The month of March is unlike any other for one reason alone: baseball is back. After months without the sport we grew up on, baseball brings us hope for warmer weather and a fresh start for the many teams who hope to make this year special.
To be sure, no sport’s preseason is more celebrated than baseball’s month-long Spring Training—and for good reason. Spring Training is a sign not just of the of the sport but of a return to normalcy, an opportunity to crawl out of winter’s cold even if half the country is still frozen solid.
Baseball marks the beginning of longer days and warmer weather and popcorn in the grandstands where nothing else matters. It brings a longing for June when three-day weekends are the norm, and weeknight games drive our schedules. It brings an anticipation for the playoffs and the understanding that over the next six months anything can happen.
And for all fans, March is the lone month where your team and mine can be equally optimistic about what lies ahead.
Of course, all eyes will be on the Chicago Cubs this season, as the World Series Champions return a large portion of their historic 2016 roster. But the case can be made for many of the league’s team to prevail over the course of 162 games for a chance at something magical in October (or November).
In Atlanta, the opening of a new stadium will usher in a new era for the Braves, and in Cleveland, the sting of runner-up will drive many to see 2017 as an opportunity for redemption. Toronto, a team once regarded during the 2016 season to be a lock for World Series aspirations, will have much to prove after a shortfall during the playoffs. And in Washington and Los Angeles, two would-be National League powerhouse cities, fan bases are craving the payout for many years of expectations.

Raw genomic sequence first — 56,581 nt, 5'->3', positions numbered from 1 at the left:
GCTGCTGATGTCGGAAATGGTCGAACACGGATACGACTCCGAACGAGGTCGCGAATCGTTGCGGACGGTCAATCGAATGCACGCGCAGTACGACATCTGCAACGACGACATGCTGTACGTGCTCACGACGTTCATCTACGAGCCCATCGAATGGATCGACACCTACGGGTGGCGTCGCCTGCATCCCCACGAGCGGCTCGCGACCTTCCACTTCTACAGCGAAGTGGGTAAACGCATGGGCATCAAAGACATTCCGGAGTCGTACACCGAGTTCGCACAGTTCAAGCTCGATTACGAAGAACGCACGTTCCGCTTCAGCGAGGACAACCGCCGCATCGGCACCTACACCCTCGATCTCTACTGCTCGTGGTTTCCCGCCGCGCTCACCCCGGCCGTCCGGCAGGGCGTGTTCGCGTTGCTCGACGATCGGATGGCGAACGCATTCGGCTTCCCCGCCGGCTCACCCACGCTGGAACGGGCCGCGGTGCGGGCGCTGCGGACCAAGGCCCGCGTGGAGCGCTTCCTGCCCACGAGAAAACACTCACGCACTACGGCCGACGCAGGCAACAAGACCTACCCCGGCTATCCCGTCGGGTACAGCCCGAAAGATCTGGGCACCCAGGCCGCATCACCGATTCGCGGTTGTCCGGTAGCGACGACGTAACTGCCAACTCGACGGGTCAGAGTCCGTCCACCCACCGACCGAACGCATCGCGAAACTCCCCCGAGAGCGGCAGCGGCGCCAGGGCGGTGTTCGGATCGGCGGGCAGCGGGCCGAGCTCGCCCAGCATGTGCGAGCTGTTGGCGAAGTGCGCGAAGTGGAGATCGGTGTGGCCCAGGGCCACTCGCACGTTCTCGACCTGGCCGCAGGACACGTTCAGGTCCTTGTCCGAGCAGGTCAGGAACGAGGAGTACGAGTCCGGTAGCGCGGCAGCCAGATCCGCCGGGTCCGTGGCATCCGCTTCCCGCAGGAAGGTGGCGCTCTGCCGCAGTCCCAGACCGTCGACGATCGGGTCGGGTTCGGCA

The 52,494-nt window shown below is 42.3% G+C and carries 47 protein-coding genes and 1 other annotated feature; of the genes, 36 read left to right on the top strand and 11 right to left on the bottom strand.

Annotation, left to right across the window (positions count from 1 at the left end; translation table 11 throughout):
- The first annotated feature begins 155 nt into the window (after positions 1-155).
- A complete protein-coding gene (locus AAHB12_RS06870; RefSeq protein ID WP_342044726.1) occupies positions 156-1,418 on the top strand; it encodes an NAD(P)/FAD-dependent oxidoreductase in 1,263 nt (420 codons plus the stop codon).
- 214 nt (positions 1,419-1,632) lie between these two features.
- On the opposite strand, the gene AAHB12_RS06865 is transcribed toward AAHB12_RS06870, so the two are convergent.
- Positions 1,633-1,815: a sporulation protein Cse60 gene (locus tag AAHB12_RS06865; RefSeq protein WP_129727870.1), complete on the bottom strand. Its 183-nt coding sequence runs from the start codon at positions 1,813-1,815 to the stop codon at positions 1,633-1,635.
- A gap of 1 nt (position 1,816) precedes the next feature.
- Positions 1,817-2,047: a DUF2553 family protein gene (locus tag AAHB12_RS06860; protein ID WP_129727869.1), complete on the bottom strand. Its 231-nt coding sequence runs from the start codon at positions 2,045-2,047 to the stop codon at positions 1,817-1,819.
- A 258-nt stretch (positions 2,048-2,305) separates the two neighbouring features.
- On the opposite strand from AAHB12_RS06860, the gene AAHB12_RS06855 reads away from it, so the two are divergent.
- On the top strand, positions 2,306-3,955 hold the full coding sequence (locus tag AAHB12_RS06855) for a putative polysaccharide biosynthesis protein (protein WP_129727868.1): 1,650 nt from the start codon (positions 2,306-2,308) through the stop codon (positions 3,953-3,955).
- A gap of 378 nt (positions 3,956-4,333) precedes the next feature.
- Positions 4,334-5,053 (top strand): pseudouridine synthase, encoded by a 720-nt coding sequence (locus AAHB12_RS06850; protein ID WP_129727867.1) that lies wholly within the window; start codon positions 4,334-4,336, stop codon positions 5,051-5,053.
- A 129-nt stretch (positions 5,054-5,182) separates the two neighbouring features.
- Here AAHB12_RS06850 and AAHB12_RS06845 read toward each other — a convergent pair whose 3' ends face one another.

In both Florida and Arizona, two hubs of baseball fandom this month, evaluations are made, and fans live and die on the progress of their team over the course of the spring. Unknown players emerge to become household names before Opening Day and expectations are formed for which 25 players will be in uniform when April arrives.
As for me, this March will be my second removed from the game after retiring from the minor leagues in 2015. It brings a unique nostalgia for the energy Spring Training provides. Keeping up with old friends who are making their way to spring training camps across both leagues, I am reminded of the way players, too, relish how special this month can be.
Whether it’s a potential promotion to the next minor league level, the possibility of making your major league debut or even just the hope that can you continue to play for one more day, Spring Training fills the holes that an offseason leaves.
Baseball brings many joys, and many let downs, as any sport can be expected to do. But in March, a month where wins and losses don’t matter, baseball can be baseball and fans can be fans, enjoying the promise of things to come and the relief of knowing that every year offers a clean slate.